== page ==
Mark Heisler, who avoids writing about himself in the third person when possible, preferring the royal “we,” is a regular Truthdig contributor and a former NBA-at-large reporter for the Los Angeles Times and the Tribune newspaper chain.
The 2006 winner of the Naismith Hall of Fame’s Curt Gowdy Award, Heisler has spent almost 30 years covering the NBA, the first seven in Philadelphia with the Inquirer and the Bulletin and later more than 20 with the L.A. Times. In 2010, the Los Angeles Press Club honored Heisler’s original Truthdig columns by granting him the Best Online Column award
for his Truthdig essay “It’s Not About Tiger Woods, It’s About Us.” In 2011, Heisler was awarded the Southern California Journalism Award for Online Sports News, Feature, and Commentary for his Truthdig article“Role Models for the Id.”
A native of Springfield, Ill., he graduated from the University of Illinois with a B.A. in history and an M.A. in journalism. In 1969 at age 25, he was lucky enough to get a job in Philadelphia, a hotbed in the sports writing revolution sometimes called the “Chipmunk Movement” for a comment made by the great Jimmy Cannon at the sight of young writers chatting excitedly about what they had just written.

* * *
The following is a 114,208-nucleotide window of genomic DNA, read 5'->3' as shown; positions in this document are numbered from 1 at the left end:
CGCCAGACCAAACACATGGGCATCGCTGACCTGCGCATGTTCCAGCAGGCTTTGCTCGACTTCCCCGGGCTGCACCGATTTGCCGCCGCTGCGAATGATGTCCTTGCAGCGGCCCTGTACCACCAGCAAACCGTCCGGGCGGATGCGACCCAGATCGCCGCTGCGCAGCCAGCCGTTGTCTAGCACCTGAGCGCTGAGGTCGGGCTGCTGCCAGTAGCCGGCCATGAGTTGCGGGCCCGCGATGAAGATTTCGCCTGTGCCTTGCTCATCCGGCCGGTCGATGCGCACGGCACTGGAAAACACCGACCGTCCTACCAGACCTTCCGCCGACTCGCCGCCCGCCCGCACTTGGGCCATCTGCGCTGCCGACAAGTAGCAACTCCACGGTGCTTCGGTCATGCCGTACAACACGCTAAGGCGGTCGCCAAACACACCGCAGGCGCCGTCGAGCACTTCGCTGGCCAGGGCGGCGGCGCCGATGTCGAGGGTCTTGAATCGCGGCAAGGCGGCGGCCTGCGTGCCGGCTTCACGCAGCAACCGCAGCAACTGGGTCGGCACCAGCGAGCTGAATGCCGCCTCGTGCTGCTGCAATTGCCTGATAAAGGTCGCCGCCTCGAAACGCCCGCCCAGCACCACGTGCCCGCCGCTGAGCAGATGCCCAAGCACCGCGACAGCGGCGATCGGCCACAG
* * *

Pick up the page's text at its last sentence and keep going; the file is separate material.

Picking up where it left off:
For their part, the chipmunks spurned homerism, prized irreverence, widened coverage to include social causes, and, as Philadelphia 76er GM Pat Williams told GQ’s Alan Richman, “scared everyone to death.”
Several revolutions later, Heisler is fascinated by the vast changes across communications that make almost everything accessible almost everywhere. On the downside, with the competition for market share making immediacy and sensation all-important, the press has become a giant tabloid, obsessing upon and warping stories, as opposed to putting them in perspective. If change is inevitable and his generation had it coming—Heisler calls it “payback for Elvis”—the scary part is this isn’t just something that happening in sports.
Heisler has spent three years as a baseball writer covering the Angels and the Dodgers, and five on the L.A. Raider beat in his Hunter Thompson Experience, with owner Al Davis petitioning his bosses to get him taken off it for the last four of those years. He has also written books about the Lakers and Pat Riley and co-authored a book about Bobby Knight with Steve Delsohn.
He lives in Northridge, Calif., with his wife, the long-suffering Loretta Summers Heisler, and their daughter, Emily.